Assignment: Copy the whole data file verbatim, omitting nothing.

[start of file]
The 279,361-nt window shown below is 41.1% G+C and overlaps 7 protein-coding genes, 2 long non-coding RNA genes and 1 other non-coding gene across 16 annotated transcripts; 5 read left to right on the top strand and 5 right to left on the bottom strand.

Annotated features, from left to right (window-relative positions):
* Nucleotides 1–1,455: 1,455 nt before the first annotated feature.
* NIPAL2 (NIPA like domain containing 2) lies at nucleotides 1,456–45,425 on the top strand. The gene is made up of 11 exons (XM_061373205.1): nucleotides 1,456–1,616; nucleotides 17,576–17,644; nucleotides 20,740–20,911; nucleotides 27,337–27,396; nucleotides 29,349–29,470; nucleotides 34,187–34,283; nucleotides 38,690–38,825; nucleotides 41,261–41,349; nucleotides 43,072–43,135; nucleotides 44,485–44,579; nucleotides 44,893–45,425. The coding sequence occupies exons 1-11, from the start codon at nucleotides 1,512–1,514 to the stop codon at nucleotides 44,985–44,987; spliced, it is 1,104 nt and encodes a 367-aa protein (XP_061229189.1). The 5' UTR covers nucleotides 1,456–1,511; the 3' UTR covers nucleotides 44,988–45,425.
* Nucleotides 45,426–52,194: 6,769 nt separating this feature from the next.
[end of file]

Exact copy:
The 279,361-nt window shown below is 41.1% G+C and overlaps 7 protein-coding genes, 2 long non-coding RNA genes and 1 other non-coding gene across 16 annotated transcripts; 5 read left to right on the top strand and 5 right to left on the bottom strand.

Annotated features, from left to right (window-relative positions):
* Nucleotides 1–1,455: 1,455 nt before the first annotated feature.
* NIPAL2 (NIPA like domain containing 2) lies at nucleotides 1,456–45,425 on the top strand. The gene is made up of 11 exons (XM_061373205.1): nucleotides 1,456–1,616; nucleotides 17,576–17,644; nucleotides 20,740–20,911; nucleotides 27,337–27,396; nucleotides 29,349–29,470; nucleotides 34,187–34,283; nucleotides 38,690–38,825; nucleotides 41,261–41,349; nucleotides 43,072–43,135; nucleotides 44,485–44,579; nucleotides 44,893–45,425. The coding sequence occupies exons 1-11, from the start codon at nucleotides 1,512–1,514 to the stop codon at nucleotides 44,985–44,987; spliced, it is 1,104 nt and encodes a 367-aa protein (XP_061229189.1). The 5' UTR covers nucleotides 1,456–1,511; the 3' UTR covers nucleotides 44,988–45,425.
* Nucleotides 45,426–52,194: 6,769 nt separating this feature from the next.